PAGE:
“Just because they both have the word ‘world’ in them doesn’t mean they can be substituted for one another,” said Erika Lowery, who teaches at the Lewisville High School — Harmon Campus.

She said one provides an understanding of geography while the other gives students the necessary historical prospective to understand current events.

“They complement one another,” said Lowery, a recipient of the 2013 Distinguished Teaching Award from the National Council for Geographic Education.

The teachers’ pleas may be fueled by another concern: If fewer social studies courses are required, fewer teachers will be needed.

“There’s not going to be any job loss related to this,” said Dr. Kevin Rogers, chief operating officer for the Lewisville school district. “If we have to shift staffing, we’ll do that. Three years from now, if we need a few less social studies teachers, we’ll do that through attrition.”

 

Awaiting a final decision

For now, school district officials have more pressing concerns.

Students usually begin selecting next year’s high school classes after the first of the year, but the State Board of Education isn’t slated to finalize graduation requirements until its Jan. 28-31 meeting.

Some local school boards are waiting until then to draft their own requirements. They can’t change any of the state’s mandated courses but can require additional ones.

The Lewisville school board has scheduled that critical vote for its Jan. 13 meeting.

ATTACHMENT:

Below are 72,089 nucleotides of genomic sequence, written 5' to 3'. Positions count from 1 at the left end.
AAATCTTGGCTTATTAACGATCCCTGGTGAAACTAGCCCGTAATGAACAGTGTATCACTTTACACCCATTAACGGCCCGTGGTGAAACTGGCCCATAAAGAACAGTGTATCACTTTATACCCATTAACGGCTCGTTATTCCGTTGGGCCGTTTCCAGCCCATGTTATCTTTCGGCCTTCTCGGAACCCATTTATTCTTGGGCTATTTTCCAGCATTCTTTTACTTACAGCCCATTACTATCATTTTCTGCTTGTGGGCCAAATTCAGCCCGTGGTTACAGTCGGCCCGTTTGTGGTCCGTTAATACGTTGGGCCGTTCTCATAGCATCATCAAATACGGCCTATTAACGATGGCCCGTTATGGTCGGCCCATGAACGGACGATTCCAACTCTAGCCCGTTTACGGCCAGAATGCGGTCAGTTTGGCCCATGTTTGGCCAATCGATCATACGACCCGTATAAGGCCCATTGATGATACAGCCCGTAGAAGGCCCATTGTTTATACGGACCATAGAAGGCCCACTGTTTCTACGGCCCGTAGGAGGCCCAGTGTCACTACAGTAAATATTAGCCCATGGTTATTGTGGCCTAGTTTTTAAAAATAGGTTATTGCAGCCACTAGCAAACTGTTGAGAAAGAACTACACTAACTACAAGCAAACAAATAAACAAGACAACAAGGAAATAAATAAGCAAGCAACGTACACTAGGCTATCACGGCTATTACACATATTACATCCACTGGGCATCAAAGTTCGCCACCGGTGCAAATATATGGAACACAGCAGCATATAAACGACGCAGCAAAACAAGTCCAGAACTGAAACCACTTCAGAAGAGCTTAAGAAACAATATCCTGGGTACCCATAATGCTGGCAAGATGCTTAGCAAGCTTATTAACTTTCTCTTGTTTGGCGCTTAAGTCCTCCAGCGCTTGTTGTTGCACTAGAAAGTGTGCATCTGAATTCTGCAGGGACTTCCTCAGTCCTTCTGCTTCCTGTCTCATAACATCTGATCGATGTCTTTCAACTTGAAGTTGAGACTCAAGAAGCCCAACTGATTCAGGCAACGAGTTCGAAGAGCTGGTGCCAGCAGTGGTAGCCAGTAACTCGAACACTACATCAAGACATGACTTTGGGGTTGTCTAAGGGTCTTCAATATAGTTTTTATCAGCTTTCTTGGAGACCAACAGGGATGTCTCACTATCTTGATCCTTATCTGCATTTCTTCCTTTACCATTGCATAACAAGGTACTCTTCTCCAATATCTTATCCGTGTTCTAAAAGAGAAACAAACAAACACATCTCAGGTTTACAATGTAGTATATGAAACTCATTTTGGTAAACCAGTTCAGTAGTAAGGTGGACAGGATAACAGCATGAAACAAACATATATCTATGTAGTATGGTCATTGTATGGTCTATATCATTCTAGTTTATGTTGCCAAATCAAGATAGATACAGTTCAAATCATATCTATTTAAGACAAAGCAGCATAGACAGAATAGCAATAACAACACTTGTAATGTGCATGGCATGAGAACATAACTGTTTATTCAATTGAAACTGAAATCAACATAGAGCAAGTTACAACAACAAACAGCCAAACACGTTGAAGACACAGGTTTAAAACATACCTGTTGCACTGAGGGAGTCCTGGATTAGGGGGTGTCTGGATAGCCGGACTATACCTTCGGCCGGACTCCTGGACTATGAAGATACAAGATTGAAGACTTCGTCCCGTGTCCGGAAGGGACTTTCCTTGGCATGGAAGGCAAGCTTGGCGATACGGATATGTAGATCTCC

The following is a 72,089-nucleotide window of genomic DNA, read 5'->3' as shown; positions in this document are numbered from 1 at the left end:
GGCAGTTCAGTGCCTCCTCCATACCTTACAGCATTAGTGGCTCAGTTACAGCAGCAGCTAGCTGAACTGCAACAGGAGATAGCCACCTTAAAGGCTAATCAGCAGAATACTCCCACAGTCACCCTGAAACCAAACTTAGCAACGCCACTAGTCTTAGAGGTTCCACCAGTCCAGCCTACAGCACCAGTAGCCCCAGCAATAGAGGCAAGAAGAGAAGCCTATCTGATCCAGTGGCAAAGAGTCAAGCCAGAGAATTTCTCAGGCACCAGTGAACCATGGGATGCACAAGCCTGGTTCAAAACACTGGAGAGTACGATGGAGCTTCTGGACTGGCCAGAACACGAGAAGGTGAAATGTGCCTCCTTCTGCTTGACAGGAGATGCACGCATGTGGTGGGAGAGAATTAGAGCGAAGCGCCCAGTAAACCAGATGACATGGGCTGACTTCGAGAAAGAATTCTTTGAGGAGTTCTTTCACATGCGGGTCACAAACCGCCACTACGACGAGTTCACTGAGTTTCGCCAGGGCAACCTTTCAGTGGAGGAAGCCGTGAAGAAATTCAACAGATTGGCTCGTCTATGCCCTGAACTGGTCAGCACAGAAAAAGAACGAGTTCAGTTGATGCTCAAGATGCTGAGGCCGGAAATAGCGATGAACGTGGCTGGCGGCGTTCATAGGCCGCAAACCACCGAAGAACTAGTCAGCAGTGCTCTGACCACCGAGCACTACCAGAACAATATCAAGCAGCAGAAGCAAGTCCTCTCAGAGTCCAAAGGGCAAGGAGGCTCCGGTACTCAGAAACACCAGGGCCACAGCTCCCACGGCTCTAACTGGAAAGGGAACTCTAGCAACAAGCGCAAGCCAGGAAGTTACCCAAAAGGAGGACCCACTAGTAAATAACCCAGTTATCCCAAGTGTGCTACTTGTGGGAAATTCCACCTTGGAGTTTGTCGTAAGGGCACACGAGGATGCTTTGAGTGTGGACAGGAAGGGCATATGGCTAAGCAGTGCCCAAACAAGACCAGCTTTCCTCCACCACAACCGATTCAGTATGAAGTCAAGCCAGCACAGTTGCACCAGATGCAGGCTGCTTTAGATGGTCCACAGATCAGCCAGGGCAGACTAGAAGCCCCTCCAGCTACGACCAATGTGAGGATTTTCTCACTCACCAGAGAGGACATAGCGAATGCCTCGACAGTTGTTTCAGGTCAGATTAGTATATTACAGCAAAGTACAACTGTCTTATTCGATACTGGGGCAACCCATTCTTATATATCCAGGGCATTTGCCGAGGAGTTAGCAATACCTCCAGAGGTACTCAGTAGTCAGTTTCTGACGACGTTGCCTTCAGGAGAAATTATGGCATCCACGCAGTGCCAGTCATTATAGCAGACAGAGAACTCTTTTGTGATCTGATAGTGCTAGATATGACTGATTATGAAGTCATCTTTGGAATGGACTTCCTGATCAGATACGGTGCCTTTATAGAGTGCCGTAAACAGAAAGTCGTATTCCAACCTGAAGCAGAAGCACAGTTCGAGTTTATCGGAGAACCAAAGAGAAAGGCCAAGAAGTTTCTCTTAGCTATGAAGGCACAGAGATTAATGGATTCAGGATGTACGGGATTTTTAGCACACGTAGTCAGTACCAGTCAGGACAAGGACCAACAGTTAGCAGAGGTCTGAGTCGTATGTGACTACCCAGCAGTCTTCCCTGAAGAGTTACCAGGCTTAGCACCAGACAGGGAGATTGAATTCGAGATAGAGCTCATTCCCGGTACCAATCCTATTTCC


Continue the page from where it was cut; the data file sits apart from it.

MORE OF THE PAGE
“We hope the board will take action so we can start providing some counseling on course selection for next year,” Rogers said. “We can’t drag this out until March. [Students] normally start registering in February.”

The school district’s House Bill 5 Committee, which includes administrators, teachers, parents and students, has provided some recommendations for the board.

Members agreed that English IV and speech should be options for students, not required courses. But they were split on whether or not to require algebra II, world history and world geography.

When the time comes to vote, trustees will have to decide if they will add to the required course load and remove some of the choices for students.

“[Lawmakers] wrote it to create some flexibility for students,” Rogers said. “The question is: Do you take away some of that flexibility?”

Teacher Amy Hart said that’s a tough decision.

“That’s what I’ve had to wrestle with myself,” she said. “I would say that global citizenship trumps the flexibility piece.”

Denton Record-Chronicle staff writer Britney Tabor contributed to this report.

 

Proposed graduation requirements

House Bill 5 created flexibility for high school graduates to pursue college or a career. It will be effective for students who will be freshmen during the 2014-15 school year. The State Board of Education is slated to finalize graduation requirements in January. The Texas Education Agency (www.tea.state.tx.us) is now accepting public comments on the proposals:

FOUNDATION ONLY

4 credits English

3 credits math

3 credits science

3 credits social studies

2 credits world language or computer programming

1 credit physical education

1 credit fine arts

5 credits of electives

TOTAL: 22 credits

FOUNDATION, PLUS ENDORSEMENTS

(STEM - science, technology, engineering, math; business/technology; public services; arts/humanities; multidisciplinary studies)

4 credits English

4 credits math

4 credits science

3 credits social studies

2 credits world language or computer programming

1 credit physical education

1 credit fine arts

7 credits in electives

TOTAL: 26 credits

DISTINGUISHED LEVEL OF ACHIEVEMENT

4 credits English

4 credits math

4 credits science

3 credits social studies

2 credits world language or computer programming

1 credit physical education

1 credit fine arts

7 credits in electives

TOTAL: 26 credits

Sources: Texas Education Agency, Lewisville ISD